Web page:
The wedding dress, the flowers, and the candles all make a wedding special, but what about the music? Music is used throughout a wedding ceremony for a very good reason.
You may have heard the saying, “Music makes the moment.” Nothing could be truer. We all have a special song or melody that brings back good (or maybe not-so-good) memories.
Whether it’s that special song you share with your partner, the song played at your high school dance, or even the fast and furious tune playing during the chase scene in a movie, music can bring out vivid emotions in all of us.
A simple musical phrase can give you goose bumps, cold chills, make you smile, bring you to tears, or even upset you. It’s for reasons like this that you should be sure to make your wedding music special, not only for you and your spouse-to-be, but also for your family, friends and guests.
Your musical choices may so impact somebody attending your wedding that they will choose to make it a part of their own future wedding. What a responsibility you have!
The good news is that in most weddings your only have six “featured” places for the really special music you want. These are:
1. The entrance and seating of the grandparents
2. The entrance and seating of the parents
3. The entrance of the bridesmaids, ring bearer, and flower girl
4. The entrance of the bride
5. The lighting of the unity candle (or similar) during the ceremony
6. The recessional and exit music
Typically most wedding musicians will begin playing background music 30 minutes before the start of the ceremony. This “prelude” music is setting the mood as your guests arrive.
While it is important, remember that it serves as background music. During this time, your guests are entering, looking for a seat, and saying hello to friends. The music is important, but not to the degree of the six events listed above.
During the six events listed above, your guests are really paying attention. They are watching and taking it all in. And they should be; your “moment” is about to occur. Even though 75 percent of a wedding is visual, the rest is all being taken in, including sounds and smells.
Pick your music to reflect your personality, but it also needs to fit the action taking place. For example, for your elderly grandparents’ entrance, you might not want to play a fast-paced song. Also, during the first four entrance pieces, the music should reflect the changes in excitement your guests are feeling.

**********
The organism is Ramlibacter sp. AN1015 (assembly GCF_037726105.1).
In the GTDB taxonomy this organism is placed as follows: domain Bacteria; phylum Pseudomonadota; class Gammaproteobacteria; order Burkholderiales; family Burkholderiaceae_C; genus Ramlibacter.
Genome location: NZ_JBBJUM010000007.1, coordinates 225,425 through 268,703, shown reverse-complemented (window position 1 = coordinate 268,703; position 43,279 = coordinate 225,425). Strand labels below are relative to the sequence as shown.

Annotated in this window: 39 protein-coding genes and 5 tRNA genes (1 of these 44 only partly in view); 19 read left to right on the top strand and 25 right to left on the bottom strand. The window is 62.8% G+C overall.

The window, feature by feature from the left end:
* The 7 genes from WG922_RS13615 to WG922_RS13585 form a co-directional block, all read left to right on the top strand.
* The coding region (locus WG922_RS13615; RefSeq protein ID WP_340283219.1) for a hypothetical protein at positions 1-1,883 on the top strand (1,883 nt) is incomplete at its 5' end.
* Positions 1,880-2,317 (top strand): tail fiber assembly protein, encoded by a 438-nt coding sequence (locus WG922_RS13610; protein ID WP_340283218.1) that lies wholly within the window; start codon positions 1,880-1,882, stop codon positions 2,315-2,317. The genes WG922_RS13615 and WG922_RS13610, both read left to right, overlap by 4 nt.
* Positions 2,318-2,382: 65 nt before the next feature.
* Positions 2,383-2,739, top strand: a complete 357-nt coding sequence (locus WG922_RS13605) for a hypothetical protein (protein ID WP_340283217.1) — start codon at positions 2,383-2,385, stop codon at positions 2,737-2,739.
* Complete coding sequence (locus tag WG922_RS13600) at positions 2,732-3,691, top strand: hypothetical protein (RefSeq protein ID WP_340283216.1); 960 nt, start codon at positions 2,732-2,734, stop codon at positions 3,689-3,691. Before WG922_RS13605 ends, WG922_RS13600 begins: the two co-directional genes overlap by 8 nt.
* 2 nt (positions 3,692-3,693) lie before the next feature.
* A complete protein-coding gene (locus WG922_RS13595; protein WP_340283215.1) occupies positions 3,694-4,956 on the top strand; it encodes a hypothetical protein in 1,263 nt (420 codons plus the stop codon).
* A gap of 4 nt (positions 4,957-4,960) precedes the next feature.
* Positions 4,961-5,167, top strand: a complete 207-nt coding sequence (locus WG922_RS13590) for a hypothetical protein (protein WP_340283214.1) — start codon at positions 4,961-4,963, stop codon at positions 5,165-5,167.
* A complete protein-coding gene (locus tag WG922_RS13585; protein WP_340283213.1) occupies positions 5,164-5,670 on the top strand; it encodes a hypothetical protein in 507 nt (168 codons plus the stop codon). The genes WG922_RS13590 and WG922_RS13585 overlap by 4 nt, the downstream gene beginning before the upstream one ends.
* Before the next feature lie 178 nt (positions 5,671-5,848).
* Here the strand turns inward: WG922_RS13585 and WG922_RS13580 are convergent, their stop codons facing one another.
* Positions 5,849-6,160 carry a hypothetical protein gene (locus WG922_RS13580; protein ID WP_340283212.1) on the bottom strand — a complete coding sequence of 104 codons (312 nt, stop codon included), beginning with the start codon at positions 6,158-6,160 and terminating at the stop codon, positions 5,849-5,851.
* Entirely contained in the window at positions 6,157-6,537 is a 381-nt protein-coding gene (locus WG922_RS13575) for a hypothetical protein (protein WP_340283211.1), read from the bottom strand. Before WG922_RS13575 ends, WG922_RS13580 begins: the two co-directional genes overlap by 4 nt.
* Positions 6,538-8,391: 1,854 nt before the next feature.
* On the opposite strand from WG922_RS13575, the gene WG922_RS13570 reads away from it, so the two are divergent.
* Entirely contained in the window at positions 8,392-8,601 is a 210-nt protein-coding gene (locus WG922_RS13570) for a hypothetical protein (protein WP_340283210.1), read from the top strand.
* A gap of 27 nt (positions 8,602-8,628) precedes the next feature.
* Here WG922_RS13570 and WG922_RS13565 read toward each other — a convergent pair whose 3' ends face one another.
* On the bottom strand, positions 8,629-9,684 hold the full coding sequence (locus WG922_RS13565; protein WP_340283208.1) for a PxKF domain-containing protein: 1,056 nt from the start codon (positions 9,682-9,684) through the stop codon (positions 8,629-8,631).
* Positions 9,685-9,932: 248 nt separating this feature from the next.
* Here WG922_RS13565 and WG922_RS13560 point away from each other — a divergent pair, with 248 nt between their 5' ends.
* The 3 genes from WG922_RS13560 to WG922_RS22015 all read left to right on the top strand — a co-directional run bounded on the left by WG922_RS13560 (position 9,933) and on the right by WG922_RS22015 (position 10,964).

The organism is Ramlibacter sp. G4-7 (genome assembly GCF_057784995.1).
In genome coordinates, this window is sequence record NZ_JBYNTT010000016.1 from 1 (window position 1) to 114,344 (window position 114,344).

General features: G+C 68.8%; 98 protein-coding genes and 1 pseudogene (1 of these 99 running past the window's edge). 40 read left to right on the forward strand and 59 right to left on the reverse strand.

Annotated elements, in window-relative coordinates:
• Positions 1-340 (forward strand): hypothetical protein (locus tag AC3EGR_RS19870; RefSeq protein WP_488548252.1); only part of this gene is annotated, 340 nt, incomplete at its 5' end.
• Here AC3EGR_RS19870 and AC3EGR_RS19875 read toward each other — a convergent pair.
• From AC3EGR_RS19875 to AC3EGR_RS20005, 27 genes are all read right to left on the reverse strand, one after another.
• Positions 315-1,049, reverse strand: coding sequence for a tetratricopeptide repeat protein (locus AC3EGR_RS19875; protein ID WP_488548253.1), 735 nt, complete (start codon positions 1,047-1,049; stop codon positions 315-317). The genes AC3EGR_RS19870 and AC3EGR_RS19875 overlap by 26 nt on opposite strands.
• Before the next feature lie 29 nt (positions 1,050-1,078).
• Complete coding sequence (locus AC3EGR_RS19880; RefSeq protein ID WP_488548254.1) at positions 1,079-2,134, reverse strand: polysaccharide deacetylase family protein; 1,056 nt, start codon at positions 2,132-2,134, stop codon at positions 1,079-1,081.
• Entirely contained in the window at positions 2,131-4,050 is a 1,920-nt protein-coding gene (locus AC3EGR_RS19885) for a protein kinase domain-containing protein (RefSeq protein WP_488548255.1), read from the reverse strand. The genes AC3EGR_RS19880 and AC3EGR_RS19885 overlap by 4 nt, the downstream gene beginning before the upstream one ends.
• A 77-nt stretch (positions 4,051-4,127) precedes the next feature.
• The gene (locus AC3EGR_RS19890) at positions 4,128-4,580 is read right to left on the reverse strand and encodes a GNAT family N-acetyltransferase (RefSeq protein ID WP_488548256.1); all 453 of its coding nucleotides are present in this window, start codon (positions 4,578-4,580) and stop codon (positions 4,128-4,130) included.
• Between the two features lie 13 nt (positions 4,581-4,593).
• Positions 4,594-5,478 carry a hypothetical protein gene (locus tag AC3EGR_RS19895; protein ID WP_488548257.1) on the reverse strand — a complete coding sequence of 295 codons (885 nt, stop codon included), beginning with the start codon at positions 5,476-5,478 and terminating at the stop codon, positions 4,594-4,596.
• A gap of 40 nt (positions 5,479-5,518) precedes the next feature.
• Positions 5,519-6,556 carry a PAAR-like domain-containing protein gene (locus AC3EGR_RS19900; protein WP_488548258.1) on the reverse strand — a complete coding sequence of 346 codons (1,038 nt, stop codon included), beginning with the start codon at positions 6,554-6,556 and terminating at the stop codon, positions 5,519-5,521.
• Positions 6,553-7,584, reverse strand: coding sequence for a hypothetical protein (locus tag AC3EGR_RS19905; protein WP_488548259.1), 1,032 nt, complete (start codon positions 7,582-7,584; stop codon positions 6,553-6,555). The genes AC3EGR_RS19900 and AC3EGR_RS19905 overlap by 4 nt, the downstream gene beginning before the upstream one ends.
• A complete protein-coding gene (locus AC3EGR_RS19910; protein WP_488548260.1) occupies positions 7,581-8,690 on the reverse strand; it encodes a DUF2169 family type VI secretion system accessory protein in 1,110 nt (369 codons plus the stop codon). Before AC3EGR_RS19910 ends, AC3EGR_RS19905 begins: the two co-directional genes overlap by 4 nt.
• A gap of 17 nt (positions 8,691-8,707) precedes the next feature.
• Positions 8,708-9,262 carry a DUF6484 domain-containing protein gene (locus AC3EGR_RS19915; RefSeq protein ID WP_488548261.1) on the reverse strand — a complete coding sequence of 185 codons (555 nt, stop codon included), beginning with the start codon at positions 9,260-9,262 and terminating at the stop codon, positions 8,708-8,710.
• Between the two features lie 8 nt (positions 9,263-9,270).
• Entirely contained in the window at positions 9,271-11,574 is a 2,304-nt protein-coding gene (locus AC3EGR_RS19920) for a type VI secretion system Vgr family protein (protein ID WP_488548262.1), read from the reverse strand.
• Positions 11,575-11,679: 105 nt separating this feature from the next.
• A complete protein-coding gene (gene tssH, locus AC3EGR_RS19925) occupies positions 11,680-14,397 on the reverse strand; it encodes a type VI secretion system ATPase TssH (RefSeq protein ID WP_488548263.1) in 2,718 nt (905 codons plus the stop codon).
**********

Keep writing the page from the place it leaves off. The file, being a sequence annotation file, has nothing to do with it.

Play calm music for the entrance and seating of the grandparents, but gradually build in excitement as the mothers, groomsmen, bridesmaids, and finally you enter the room. The music should build in excitement to climax with your entrance.
This can be accomplished by a DJ or a solo musician, but do you want more? There are so many choices. Do you want modern and trendy music, or will you stick with the classics? Will it be a church organist, a recording, strings, trumpets, horns, or something more memorable for you and your guests?
Live music always makes the best impression, but only if you use experienced professionals. Ask your venue for suggestions if you are having difficulty choosing musicians.
It’s not easy getting the timings and transitions of the musical changes seamless, so professionals are always your best bet. And remember, a close friend or family member may sound absolutely fantastic in your living room or singing karaoke at the local pub, but are they comfortable performing in front of a quiet room full of people?
Again, well-trained, seasoned professionals will take all the anxiety out of your decision.
At the end of the day, you want to reflect on how much you enjoyed your wedding. Make well-informed decisions, rest easy, and enjoy the music.
Lisa is a special needs teacher and a hugger. She always makes time for everyone and lightens up everybody’s lives with her presence. When she is not chasing her students around the yard, she finds time to write about what she truly loves, and you guessed it, its people and relationships.